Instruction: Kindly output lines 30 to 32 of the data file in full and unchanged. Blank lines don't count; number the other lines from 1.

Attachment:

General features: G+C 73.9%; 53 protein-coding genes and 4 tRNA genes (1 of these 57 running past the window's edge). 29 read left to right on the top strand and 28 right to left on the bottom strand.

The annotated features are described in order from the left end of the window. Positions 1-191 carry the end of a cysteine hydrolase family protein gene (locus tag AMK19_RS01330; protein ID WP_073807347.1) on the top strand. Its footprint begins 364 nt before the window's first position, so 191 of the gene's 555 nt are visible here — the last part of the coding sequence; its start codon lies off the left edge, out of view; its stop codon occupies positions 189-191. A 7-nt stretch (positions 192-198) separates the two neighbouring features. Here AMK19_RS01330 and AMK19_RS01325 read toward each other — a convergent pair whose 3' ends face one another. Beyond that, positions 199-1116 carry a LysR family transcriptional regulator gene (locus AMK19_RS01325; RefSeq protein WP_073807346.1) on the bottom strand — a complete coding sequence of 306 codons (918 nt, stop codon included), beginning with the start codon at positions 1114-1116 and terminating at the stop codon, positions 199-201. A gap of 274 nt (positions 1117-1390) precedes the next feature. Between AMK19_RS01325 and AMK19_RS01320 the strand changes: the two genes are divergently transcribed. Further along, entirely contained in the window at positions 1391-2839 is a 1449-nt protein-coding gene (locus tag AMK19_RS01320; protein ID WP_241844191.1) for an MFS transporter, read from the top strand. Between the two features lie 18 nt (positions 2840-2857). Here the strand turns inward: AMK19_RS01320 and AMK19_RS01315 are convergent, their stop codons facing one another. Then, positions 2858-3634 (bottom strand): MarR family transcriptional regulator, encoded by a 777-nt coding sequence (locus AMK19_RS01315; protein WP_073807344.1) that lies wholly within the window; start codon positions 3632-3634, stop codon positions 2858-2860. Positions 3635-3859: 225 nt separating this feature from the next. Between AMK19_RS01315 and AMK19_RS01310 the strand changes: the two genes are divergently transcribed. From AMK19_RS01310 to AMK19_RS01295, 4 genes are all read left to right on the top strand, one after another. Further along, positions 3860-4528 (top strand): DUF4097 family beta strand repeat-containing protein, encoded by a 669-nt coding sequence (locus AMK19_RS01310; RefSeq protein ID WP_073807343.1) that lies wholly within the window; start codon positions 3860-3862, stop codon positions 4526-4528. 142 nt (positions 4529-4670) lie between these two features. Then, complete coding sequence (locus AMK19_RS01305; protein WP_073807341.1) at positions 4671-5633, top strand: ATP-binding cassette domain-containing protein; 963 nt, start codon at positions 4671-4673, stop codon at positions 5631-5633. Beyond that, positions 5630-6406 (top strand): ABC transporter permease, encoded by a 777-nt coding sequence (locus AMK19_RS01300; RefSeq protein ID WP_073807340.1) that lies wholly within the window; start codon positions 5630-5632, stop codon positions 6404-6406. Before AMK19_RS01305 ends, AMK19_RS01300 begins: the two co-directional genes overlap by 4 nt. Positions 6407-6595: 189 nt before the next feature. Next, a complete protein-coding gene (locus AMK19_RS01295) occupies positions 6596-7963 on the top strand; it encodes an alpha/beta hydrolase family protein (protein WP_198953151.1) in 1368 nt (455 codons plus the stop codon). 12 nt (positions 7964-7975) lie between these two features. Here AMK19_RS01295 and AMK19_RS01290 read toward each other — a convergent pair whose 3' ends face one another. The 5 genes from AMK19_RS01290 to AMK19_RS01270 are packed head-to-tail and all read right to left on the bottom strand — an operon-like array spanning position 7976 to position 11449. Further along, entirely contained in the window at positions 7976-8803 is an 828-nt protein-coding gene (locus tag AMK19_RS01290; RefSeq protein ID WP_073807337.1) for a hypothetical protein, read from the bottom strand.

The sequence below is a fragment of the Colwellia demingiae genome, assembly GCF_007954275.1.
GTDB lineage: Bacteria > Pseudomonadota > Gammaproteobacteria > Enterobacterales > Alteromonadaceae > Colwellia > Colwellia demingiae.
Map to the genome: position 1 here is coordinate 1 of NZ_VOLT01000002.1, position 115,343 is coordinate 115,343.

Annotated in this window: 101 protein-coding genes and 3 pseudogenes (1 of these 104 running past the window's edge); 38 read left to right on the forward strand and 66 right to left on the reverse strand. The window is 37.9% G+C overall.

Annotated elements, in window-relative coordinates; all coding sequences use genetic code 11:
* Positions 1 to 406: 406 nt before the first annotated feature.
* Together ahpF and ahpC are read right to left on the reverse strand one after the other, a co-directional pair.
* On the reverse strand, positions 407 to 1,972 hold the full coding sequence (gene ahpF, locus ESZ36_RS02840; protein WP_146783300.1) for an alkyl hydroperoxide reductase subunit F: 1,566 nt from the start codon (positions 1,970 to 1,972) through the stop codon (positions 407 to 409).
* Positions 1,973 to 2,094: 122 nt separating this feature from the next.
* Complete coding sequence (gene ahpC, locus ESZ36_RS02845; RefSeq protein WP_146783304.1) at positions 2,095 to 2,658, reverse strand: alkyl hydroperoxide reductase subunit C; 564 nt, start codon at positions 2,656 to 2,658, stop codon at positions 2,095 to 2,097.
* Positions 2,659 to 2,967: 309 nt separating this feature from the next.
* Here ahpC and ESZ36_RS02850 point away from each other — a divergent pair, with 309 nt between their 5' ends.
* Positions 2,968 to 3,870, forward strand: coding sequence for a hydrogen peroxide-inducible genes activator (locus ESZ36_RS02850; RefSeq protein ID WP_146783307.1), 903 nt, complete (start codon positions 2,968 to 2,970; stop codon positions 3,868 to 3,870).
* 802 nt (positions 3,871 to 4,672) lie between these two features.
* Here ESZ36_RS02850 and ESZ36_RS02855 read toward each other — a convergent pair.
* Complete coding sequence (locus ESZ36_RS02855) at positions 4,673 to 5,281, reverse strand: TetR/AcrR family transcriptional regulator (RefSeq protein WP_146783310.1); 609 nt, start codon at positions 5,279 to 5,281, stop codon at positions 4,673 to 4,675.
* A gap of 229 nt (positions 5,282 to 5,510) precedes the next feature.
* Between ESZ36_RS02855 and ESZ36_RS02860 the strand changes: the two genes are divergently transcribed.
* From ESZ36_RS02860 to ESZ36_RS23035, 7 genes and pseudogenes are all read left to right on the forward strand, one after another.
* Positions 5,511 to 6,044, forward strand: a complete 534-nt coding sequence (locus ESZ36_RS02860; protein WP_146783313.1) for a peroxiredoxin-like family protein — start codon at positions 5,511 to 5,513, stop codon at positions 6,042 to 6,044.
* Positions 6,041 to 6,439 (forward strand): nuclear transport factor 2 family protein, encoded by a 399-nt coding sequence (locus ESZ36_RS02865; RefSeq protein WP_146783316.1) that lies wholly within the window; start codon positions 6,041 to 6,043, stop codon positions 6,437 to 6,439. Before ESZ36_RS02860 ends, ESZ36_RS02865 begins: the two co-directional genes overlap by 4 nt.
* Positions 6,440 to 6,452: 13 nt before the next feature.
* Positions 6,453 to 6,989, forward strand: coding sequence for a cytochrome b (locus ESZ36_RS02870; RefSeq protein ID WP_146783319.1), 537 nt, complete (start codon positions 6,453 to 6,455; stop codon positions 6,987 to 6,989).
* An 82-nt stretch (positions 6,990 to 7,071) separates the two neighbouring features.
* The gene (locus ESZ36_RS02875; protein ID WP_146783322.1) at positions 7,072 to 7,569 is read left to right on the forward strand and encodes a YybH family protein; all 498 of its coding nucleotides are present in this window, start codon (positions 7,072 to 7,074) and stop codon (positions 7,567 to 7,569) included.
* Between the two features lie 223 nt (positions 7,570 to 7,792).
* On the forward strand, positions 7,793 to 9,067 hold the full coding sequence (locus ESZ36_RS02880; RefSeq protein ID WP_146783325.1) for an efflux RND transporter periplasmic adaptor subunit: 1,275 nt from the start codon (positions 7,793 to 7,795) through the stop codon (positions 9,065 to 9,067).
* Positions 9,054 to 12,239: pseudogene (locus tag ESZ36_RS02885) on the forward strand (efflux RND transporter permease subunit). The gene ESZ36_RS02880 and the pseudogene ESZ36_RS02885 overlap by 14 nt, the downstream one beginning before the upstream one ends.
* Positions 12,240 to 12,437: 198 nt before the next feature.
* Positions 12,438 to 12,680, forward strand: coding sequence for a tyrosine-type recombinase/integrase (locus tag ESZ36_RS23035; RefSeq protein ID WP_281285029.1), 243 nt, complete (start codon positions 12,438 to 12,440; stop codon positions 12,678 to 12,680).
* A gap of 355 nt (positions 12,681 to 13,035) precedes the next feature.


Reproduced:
* Positions 9,054 to 12,239: pseudogene (locus tag ESZ36_RS02885) on the forward strand (efflux RND transporter permease subunit). The gene ESZ36_RS02880 and the pseudogene ESZ36_RS02885 overlap by 14 nt, the downstream one beginning before the upstream one ends.
* Positions 12,240 to 12,437: 198 nt before the next feature.
* Positions 12,438 to 12,680, forward strand: coding sequence for a tyrosine-type recombinase/integrase (locus tag ESZ36_RS23035; RefSeq protein ID WP_281285029.1), 243 nt, complete (start codon positions 12,438 to 12,440; stop codon positions 12,678 to 12,680).